Joe Edwards is the heartbeat of this Yeovil side, a United nut from Gloucester who assumed the captaincy following the summer departures of skipper Jamie McAllister and vice-captain Luke Ayling. His migration from full-back to midfield under Johnson makes him a kind of West Country Philipp Lahm – well, he did operate under Didi Hamann in a loan spell at Stockport, substantiating the Teutonic link.
At 24 Edwards is growing into himself as a footballer, enjoying the responsibility of leadership and looking to make the next step. A season in the Championship last year met with the disappointment of relegation. This term is no better, with Yeovil locked in another mighty struggle in the drop zone. The arrival of United is both balm and opportunity, removed from the dogfight and a shot to nothing in snooker terms.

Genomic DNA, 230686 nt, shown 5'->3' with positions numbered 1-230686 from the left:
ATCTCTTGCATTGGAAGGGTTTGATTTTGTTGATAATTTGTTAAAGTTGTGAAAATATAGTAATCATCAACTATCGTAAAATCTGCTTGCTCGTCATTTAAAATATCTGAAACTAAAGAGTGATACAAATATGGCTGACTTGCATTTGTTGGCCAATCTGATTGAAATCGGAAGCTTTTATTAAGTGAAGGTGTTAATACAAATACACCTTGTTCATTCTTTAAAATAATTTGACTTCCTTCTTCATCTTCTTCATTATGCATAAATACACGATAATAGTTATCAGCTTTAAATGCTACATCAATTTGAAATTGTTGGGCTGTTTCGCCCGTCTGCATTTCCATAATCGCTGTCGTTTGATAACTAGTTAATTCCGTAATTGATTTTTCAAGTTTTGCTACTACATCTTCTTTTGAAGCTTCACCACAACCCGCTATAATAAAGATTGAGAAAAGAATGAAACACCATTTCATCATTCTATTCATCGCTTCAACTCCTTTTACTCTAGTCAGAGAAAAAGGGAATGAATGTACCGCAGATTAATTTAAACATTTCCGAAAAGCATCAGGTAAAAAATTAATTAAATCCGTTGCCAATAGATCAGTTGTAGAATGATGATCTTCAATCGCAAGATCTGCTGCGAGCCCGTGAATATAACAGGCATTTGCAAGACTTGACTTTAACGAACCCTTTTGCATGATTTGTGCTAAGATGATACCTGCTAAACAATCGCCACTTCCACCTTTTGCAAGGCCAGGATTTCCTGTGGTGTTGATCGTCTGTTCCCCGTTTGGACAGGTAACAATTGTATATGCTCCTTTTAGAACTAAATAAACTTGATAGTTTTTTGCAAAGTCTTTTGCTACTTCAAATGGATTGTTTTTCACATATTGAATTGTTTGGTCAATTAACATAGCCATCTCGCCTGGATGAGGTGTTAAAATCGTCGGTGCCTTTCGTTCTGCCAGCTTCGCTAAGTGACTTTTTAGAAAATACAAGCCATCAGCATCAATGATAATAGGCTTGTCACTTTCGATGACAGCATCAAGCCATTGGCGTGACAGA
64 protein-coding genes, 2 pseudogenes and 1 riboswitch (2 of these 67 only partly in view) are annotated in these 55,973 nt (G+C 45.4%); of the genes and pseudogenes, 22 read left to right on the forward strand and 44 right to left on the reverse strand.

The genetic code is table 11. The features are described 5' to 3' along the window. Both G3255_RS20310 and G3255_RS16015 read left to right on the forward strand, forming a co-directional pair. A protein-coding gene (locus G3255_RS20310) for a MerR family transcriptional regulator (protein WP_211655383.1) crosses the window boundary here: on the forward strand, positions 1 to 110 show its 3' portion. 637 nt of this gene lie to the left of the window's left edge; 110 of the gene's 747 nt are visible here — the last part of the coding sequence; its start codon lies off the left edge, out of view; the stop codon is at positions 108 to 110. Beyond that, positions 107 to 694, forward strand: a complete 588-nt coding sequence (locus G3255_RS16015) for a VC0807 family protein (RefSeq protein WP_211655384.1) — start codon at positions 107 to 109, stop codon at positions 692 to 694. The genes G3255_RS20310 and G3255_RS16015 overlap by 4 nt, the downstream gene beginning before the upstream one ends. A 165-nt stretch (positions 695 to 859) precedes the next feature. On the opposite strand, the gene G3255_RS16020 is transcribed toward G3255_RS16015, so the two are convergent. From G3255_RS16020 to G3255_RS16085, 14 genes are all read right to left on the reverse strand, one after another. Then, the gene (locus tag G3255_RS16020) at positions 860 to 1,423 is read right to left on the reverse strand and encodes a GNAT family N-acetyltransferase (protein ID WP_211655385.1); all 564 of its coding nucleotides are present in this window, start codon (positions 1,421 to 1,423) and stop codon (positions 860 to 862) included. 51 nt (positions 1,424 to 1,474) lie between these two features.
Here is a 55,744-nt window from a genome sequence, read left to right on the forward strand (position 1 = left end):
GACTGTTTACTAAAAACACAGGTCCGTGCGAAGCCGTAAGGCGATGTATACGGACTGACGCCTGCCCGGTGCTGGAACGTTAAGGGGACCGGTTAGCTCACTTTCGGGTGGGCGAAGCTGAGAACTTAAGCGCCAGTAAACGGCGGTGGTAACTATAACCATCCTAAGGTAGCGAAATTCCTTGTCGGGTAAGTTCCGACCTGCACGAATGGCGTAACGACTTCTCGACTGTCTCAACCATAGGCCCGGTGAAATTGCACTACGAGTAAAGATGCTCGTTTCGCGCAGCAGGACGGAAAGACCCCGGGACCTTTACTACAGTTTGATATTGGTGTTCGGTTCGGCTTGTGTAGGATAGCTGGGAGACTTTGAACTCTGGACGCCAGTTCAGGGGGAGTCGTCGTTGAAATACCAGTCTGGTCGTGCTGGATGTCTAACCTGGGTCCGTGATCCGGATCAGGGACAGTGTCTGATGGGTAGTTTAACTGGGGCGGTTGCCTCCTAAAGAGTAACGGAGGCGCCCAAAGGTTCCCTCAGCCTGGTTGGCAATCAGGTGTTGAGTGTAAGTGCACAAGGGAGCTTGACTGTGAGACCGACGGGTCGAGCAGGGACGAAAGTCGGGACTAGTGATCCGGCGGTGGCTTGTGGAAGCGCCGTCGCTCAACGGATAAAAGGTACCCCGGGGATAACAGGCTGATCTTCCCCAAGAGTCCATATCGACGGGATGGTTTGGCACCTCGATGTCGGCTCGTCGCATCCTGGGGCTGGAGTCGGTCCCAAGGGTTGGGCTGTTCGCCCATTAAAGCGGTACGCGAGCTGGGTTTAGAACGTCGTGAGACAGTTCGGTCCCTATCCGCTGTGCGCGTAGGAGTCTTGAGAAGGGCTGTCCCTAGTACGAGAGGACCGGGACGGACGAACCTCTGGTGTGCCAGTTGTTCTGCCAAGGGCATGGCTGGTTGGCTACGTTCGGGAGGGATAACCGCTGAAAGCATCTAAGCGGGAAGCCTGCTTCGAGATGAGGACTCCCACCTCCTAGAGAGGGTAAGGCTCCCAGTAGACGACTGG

“The FA Cup gives players who are not necessarily in the spotlight that platform game. I’ve grown up watching the FA Cup. The Giggsy goal against Arsenal is my all-time FA Cup favourite. To have the chance to go up against these guys is almost dreamworld for us,” Edwards says.
“You watch them on Match of the Day every week and the World Cup never really believing that you’ll play against them one day. To have that opportunity now is so exciting. We have nothing to lose. I can go out there and see how it pans out, give it my best and see what happens.”
Manchester United injury list
Manchester United injury list
1/5 Wayne Rooney
There is uncertainty over the extent of the Manchester United captain's injury, with fears he may have suffered ligament damage to his knee during the 3-0 defeat to Everton. Unlikely to feature against West Brom and could miss the rest of the season.